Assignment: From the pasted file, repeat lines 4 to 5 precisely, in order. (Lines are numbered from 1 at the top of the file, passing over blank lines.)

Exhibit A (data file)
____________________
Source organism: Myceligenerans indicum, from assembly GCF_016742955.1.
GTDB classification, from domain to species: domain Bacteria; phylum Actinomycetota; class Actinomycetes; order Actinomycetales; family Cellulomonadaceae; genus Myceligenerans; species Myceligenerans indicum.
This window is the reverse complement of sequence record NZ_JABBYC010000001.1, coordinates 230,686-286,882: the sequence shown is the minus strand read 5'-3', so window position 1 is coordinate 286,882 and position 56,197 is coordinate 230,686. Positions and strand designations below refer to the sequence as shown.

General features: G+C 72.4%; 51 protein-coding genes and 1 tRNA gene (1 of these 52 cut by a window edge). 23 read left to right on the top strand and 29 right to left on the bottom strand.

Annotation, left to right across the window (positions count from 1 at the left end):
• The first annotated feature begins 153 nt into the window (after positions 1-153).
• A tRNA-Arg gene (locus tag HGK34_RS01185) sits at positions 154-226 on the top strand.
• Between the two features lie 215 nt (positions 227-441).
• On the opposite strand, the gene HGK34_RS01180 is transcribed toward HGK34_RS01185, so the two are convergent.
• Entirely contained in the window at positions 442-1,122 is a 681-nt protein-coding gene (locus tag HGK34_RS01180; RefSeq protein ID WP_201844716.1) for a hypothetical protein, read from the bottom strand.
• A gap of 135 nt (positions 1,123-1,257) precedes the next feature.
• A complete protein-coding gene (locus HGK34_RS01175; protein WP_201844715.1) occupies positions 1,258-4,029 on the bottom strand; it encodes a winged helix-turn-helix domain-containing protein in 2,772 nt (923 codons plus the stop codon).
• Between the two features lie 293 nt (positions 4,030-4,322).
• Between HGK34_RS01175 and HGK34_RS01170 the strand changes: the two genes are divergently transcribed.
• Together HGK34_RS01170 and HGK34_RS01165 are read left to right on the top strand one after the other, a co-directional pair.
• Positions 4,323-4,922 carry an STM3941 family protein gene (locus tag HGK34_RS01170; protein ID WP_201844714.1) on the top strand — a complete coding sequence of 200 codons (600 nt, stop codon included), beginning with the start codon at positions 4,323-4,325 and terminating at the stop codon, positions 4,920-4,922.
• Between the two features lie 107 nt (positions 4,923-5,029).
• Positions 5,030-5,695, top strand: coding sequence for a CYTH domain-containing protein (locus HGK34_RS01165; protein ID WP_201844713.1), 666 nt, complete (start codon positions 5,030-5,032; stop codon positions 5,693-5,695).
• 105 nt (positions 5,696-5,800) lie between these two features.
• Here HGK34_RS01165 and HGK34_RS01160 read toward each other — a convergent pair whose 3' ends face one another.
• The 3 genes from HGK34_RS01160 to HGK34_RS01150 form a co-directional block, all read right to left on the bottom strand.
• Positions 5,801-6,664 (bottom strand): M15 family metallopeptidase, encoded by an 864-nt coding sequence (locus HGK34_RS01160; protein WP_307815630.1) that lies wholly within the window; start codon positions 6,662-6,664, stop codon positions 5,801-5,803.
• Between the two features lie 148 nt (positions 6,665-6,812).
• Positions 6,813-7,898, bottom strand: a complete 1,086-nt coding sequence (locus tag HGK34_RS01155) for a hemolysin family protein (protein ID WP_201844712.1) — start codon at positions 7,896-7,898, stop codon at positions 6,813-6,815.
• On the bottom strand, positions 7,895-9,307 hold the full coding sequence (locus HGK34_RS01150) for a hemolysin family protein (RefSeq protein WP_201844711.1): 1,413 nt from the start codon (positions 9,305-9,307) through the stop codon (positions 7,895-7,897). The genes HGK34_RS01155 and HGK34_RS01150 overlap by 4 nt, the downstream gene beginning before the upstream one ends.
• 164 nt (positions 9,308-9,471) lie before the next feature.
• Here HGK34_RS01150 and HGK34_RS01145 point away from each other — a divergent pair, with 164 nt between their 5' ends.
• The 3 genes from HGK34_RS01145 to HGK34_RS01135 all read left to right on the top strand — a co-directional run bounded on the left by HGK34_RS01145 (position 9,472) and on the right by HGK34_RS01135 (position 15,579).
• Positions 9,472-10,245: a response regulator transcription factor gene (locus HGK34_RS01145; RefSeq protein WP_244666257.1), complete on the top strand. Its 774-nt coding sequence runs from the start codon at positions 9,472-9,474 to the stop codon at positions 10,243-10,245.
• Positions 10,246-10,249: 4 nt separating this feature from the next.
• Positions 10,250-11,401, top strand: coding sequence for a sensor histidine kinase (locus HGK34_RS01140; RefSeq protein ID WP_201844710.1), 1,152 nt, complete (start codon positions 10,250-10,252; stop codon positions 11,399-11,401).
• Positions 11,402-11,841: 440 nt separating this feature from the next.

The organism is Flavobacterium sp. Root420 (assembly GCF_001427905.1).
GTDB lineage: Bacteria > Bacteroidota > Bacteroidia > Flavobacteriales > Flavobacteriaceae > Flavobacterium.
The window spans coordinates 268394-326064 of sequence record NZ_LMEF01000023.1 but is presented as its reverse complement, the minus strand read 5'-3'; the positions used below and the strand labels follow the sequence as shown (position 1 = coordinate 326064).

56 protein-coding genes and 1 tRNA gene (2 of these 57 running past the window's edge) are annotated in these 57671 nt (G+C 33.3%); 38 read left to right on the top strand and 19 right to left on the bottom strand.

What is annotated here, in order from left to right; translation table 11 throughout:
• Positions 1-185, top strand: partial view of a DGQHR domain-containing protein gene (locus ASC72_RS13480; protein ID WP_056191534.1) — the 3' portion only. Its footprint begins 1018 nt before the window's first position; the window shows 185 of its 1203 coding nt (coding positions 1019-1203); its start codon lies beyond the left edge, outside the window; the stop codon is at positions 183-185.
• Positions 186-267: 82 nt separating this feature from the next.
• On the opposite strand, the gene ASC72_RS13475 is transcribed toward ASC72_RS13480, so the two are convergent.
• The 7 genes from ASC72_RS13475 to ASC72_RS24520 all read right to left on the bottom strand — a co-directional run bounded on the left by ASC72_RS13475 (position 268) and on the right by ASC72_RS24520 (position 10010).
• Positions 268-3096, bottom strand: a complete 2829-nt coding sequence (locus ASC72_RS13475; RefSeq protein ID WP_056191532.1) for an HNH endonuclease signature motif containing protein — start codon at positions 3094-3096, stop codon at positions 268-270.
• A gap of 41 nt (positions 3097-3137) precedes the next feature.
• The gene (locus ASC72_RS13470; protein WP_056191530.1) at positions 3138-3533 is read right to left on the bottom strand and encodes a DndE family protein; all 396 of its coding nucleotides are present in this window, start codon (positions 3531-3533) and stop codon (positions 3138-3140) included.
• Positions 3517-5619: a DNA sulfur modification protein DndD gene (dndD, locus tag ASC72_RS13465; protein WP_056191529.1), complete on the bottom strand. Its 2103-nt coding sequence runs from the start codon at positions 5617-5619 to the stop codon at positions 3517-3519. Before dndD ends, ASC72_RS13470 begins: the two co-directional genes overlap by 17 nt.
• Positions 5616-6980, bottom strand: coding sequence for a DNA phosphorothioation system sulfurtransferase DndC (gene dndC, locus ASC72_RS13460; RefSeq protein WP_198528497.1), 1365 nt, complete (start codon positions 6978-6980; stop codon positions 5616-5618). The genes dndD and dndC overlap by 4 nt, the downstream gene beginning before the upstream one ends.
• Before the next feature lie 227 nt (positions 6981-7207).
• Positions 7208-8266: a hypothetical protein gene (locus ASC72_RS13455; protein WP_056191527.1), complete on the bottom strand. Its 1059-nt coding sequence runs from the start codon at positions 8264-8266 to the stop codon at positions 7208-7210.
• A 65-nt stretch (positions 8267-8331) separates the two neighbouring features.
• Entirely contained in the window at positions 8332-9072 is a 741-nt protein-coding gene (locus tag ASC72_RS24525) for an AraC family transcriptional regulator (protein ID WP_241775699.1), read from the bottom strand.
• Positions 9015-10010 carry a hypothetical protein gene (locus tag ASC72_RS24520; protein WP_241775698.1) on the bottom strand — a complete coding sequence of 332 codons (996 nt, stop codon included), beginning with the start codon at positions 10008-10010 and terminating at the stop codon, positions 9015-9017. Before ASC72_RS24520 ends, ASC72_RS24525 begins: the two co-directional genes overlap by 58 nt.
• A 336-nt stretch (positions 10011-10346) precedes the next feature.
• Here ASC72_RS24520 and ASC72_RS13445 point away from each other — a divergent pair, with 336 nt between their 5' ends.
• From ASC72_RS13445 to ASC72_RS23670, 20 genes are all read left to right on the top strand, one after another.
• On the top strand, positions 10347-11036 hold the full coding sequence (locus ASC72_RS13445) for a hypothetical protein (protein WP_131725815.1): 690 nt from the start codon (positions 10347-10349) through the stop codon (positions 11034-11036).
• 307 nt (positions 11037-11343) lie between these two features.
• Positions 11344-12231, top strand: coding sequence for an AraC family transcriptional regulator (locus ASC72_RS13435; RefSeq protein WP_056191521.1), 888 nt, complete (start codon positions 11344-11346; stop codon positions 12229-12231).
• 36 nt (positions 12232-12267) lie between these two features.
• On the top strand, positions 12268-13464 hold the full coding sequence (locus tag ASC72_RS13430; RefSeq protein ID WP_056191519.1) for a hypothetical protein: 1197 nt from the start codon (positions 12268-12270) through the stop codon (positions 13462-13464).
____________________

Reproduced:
General features: G+C 72.4%; 51 protein-coding genes and 1 tRNA gene (1 of these 52 cut by a window edge). 23 read left to right on the top strand and 29 right to left on the bottom strand.

Annotation, left to right across the window (positions count from 1 at the left end):